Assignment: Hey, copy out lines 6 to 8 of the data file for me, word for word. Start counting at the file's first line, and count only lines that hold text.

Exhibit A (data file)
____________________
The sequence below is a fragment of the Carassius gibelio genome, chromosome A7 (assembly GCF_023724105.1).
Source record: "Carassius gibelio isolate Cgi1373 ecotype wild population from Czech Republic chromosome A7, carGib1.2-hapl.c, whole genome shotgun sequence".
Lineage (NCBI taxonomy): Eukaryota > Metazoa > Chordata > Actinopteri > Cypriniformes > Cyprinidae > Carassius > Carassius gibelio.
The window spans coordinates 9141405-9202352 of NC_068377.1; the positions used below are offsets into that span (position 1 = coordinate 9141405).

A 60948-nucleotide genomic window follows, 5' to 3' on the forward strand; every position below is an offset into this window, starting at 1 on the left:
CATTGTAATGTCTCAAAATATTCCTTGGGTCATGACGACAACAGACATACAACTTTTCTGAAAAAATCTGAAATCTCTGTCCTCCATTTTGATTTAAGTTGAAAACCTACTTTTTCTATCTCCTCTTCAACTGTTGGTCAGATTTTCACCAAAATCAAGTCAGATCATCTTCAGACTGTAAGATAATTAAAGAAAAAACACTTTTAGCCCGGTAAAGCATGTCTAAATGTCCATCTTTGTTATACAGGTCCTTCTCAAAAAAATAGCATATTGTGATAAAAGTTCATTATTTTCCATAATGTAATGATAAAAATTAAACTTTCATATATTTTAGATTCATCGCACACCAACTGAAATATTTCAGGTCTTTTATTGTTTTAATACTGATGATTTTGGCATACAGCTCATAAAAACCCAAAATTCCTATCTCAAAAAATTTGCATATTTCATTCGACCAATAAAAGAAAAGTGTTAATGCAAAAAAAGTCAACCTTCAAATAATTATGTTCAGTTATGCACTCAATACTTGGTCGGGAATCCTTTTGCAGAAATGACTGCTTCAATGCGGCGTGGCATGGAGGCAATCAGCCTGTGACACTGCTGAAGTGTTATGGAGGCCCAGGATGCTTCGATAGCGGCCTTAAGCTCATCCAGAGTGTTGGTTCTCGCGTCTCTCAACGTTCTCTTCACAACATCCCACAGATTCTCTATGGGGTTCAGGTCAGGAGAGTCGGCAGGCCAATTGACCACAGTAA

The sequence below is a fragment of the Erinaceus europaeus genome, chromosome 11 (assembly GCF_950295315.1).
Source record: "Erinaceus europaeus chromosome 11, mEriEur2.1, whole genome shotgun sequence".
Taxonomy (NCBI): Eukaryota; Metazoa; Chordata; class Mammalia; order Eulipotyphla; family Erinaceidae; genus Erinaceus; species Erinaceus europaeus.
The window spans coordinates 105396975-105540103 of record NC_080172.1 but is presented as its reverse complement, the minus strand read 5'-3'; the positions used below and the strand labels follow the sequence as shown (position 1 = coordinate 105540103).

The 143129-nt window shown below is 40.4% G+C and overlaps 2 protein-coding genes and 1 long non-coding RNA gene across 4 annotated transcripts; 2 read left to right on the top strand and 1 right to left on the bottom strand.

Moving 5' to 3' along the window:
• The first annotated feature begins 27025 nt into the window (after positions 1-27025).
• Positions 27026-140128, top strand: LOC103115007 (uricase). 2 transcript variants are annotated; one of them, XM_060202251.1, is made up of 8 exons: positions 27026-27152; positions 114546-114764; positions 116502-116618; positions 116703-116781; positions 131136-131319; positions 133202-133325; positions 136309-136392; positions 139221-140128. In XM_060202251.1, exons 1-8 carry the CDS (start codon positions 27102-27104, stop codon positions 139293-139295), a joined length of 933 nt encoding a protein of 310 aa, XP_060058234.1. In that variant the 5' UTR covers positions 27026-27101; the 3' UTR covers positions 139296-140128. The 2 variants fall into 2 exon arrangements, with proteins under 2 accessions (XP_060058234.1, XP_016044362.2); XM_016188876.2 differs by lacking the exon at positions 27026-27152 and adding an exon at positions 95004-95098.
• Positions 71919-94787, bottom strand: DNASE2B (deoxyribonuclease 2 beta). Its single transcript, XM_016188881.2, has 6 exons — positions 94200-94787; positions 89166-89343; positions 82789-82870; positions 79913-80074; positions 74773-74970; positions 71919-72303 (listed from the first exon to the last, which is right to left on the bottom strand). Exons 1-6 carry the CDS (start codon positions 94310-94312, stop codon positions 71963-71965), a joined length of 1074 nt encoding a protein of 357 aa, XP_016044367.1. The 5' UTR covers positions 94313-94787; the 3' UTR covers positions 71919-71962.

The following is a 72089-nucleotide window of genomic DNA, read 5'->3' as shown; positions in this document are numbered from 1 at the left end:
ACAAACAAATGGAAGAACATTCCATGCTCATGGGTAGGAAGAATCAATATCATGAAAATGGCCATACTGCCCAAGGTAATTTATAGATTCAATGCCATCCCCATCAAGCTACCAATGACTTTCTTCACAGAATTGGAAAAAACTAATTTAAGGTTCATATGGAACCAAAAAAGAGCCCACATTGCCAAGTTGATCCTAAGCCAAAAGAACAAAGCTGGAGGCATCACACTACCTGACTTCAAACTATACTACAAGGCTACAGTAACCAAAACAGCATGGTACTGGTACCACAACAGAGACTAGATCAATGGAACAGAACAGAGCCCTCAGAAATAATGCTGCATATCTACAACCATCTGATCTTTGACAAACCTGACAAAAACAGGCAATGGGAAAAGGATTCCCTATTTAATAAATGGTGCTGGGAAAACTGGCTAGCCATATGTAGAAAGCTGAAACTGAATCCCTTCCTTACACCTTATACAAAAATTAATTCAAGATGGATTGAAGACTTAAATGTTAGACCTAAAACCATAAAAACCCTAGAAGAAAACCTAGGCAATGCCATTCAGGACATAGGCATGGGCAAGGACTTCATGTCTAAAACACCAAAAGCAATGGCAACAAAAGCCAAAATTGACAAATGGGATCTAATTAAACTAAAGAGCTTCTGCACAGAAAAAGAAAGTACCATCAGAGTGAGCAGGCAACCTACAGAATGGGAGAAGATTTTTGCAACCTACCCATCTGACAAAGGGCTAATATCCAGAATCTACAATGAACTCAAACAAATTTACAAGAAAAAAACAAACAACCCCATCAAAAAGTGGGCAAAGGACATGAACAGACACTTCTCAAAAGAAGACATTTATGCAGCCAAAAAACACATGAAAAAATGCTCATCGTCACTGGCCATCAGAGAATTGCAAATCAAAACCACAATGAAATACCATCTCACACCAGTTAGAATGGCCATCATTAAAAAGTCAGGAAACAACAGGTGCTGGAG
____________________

CATTGTAATGTCTCAAAATATTCCTTGGGTCATGACGACAACAGACATACAACTTTTCTGAAAAAATCTGAAATCTCTGTCCTCCATTTTGATTTAAGTTGAAAACCTACTTTTTCTATCTCCTCTTCAACTGTTGGTCAGATTTTCACCAAAATCAAGTCAGATCATCTTCAGACTGTAAGATAATTAAAGAAAAAACACTTTTAGCCCGGTAAAGCATGTCTAAATGTCCATCTTTGTTATACAGGTCCTTCTCAAAAAAATAGCATATTGTGATAAAAGTTCATTATTTTCCATAATGTAATGATAAAAATTAAACTTTCATATATTTTAGATTCATCGCACACCAACTGAAATATTTCAGGTCTTTTATTGTTTTAATACTGATGATTTTGGCATACAGCTCATAAAAACCCAAAATTCCTATCTCAAAAAATTTGCATATTTCATTCGACCAATAAAAGAAAAGTGTTAATGCAAAAAAAGTCAACCTTCAAATAATTATGTTCAGTTATGCACTCAATACTTGGTCGGGAATCCTTTTGCAGAAATGACTGCTTCAATGCGGCGTGGCATGGAGGCAATCAGCCTGTGACACTGCTGAAGTGTTATGGAGGCCCAGGATGCTTCGATAGCGGCCTTAAGCTCATCCAGAGTGTTGGTTCTCGCGTCTCTCAACGTTCTCTTCACAACATCCCACAGATTCTCTATGGGGTTCAGGTCAGGAGAGTCGGCAGGCCAATTGACCACAGTAA

The sequence below is a fragment of the Erinaceus europaeus genome, chromosome 11 (assembly GCF_950295315.1).
Source record: "Erinaceus europaeus chromosome 11, mEriEur2.1, whole genome shotgun sequence".